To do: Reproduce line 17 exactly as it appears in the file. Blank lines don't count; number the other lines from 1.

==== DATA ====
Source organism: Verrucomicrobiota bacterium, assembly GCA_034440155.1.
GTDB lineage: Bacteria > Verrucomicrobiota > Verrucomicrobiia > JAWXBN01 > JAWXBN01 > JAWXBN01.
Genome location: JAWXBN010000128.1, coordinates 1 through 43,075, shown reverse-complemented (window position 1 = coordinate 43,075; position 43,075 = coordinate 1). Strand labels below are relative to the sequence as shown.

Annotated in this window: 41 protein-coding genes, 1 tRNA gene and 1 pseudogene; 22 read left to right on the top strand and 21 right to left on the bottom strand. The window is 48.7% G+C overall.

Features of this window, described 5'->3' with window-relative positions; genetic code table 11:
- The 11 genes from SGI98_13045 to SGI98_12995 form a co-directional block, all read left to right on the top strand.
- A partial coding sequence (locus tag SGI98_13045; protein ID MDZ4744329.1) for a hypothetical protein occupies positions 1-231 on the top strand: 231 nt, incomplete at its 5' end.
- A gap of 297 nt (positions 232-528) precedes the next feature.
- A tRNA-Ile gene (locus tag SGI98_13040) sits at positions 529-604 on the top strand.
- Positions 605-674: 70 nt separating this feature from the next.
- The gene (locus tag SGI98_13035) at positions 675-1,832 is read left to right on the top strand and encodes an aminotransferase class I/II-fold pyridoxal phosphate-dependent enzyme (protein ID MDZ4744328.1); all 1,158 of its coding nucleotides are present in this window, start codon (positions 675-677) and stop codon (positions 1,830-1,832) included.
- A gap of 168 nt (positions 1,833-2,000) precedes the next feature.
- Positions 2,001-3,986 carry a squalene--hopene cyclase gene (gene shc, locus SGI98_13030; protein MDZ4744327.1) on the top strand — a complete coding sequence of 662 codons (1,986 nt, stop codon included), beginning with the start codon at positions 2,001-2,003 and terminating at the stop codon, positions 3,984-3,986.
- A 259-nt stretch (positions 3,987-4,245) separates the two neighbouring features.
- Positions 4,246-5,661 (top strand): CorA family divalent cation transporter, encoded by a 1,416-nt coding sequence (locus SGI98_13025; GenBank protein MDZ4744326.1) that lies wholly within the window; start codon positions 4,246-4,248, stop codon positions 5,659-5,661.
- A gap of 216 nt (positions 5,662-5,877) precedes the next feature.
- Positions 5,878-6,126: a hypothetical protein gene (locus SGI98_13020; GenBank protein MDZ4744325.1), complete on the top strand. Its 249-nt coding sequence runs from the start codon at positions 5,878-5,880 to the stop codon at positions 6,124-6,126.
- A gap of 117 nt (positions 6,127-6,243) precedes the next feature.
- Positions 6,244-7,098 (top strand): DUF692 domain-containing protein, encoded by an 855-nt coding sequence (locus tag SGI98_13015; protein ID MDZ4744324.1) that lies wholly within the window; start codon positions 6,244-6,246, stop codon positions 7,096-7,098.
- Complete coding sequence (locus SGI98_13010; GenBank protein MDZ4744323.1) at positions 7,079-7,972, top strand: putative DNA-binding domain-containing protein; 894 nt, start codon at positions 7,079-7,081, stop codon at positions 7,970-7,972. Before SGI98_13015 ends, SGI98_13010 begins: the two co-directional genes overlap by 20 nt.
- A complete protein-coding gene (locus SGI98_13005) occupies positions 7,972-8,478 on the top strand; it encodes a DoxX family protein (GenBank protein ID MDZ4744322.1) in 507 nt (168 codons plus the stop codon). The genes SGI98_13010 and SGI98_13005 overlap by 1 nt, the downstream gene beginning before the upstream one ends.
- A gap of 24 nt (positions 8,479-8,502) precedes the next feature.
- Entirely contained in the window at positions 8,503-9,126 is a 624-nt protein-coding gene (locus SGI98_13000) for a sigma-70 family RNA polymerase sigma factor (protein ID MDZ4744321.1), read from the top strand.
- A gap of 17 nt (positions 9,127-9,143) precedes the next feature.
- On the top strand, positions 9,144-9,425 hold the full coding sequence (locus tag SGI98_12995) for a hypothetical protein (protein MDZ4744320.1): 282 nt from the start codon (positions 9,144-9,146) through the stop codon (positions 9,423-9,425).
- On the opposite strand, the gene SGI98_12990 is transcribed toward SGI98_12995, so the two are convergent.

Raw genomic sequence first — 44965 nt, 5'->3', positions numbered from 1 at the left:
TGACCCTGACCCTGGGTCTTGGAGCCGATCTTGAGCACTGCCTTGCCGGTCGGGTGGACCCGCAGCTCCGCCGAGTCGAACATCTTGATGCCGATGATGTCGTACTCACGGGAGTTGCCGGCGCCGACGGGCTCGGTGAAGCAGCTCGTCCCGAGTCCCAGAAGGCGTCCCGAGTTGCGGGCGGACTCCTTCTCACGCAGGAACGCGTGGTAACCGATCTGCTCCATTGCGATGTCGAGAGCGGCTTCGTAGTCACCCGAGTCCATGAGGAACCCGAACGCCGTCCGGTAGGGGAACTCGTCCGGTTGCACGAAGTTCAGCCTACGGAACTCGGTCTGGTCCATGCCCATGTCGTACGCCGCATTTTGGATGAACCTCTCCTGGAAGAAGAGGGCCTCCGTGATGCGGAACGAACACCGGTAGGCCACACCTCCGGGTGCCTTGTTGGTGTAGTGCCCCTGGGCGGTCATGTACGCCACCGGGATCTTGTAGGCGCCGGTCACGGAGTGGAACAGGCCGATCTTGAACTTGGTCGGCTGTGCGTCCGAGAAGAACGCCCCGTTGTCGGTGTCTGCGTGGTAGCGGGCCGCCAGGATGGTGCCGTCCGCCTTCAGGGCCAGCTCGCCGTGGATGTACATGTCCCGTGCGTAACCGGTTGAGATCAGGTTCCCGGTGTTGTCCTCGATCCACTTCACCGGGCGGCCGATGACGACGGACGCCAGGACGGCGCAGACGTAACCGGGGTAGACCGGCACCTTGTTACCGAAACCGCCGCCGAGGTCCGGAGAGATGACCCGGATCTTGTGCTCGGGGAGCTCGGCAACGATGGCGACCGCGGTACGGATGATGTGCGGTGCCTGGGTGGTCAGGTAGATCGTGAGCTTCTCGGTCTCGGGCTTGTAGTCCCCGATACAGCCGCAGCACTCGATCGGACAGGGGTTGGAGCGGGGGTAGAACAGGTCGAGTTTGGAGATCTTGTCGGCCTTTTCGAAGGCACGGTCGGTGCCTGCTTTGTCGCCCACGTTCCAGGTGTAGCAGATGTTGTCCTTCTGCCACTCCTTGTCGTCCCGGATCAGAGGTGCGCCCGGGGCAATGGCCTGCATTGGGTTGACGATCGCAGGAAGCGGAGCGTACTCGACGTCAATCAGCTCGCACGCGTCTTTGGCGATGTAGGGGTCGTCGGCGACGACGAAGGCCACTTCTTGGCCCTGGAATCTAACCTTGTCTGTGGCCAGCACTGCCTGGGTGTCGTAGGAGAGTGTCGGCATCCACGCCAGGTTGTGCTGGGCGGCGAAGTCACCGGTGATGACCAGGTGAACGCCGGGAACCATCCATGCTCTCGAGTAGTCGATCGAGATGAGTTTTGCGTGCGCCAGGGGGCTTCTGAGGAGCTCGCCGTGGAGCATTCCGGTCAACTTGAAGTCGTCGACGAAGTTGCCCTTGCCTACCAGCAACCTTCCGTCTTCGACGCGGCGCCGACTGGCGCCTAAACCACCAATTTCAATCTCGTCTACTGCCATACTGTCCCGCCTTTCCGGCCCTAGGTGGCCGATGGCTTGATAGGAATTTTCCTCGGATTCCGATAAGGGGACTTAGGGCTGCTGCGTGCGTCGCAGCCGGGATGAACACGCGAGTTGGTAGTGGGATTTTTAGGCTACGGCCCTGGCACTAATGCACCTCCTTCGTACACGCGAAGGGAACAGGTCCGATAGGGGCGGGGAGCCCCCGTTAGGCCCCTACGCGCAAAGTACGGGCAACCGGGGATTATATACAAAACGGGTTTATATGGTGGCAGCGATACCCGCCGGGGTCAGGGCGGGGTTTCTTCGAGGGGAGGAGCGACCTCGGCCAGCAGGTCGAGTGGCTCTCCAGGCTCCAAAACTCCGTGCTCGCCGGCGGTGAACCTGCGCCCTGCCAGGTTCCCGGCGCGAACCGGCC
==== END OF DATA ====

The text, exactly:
- Positions 5,878-6,126: a hypothetical protein gene (locus SGI98_13020; GenBank protein MDZ4744325.1), complete on the top strand. Its 249-nt coding sequence runs from the start codon at positions 5,878-5,880 to the stop codon at positions 6,124-6,126.